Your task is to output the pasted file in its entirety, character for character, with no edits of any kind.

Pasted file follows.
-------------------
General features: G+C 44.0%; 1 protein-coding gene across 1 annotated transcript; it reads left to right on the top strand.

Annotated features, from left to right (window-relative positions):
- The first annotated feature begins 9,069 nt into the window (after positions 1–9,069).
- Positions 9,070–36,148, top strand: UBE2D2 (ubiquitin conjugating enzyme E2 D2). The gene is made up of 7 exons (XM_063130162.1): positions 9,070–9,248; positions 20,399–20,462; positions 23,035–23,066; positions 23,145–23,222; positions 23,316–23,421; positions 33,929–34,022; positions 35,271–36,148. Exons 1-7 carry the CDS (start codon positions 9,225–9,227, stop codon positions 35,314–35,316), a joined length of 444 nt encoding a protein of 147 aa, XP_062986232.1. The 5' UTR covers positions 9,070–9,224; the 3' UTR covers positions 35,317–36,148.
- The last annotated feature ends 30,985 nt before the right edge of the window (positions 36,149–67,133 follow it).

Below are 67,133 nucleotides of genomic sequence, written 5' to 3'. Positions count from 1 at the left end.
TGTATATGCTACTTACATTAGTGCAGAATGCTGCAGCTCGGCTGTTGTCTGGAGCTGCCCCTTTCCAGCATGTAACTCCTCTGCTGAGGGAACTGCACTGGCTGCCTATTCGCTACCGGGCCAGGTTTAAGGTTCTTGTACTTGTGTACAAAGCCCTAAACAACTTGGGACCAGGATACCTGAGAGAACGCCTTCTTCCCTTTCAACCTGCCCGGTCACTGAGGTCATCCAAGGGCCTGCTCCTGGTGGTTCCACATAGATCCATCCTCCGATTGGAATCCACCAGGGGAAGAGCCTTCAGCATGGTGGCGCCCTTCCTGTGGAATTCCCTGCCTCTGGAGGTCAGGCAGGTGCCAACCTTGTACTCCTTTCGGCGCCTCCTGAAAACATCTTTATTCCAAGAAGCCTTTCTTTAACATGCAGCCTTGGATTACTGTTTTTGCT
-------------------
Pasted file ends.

General features: G+C 44.0%; 1 protein-coding gene across 1 annotated transcript; it reads left to right on the top strand.

Annotated features, from left to right (window-relative positions):
- The first annotated feature begins 9,069 nt into the window (after positions 1–9,069).
- Positions 9,070–36,148, top strand: UBE2D2 (ubiquitin conjugating enzyme E2 D2). The gene is made up of 7 exons (XM_063130162.1): positions 9,070–9,248; positions 20,399–20,462; positions 23,035–23,066; positions 23,145–23,222; positions 23,316–23,421; positions 33,929–34,022; positions 35,271–36,148. Exons 1-7 carry the CDS (start codon positions 9,225–9,227, stop codon positions 35,314–35,316), a joined length of 444 nt encoding a protein of 147 aa, XP_062986232.1. The 5' UTR covers positions 9,070–9,224; the 3' UTR covers positions 35,317–36,148.
- The last annotated feature ends 30,985 nt before the right edge of the window (positions 36,149–67,133 follow it).

Below are 67,133 nucleotides of genomic sequence, written 5' to 3'. Positions count from 1 at the left end.
TGTATATGCTACTTACATTAGTGCAGAATGCTGCAGCTCGGCTGTTGTCTGGAGCTGCCCCTTTCCAGCATGTAACTCCTCTGCTGAGGGAACTGCACTGGCTGCCTATTCGCTACCGGGCCAGGTTTAAGGTTCTTGTACTTGTGTACAAAGCCCTAAACAACTTGGGACCAGGATACCTGAGAGAACGCCTTCTTCCCTTTCAACCTGCCCGGTCACTGAGGTCATCCAAGGGCCTGCTCCTGGTGGTTCCACATAGATCCATCCTCCGATTGGAATCCACCAGGGGAAGAGCCTTCAGCATGGTGGCGCCCTTCCTGTGGAATTCCCTGCCTCTGGAGGTCAGGCAGGTGCCAACCTTGTACTCCTTTCGGCGCCTCCTGAAAACATCTTTATTCCAAGAAGCCTTTCTTTAACATGCAGCCTTGGATTACTGTTTTTGCT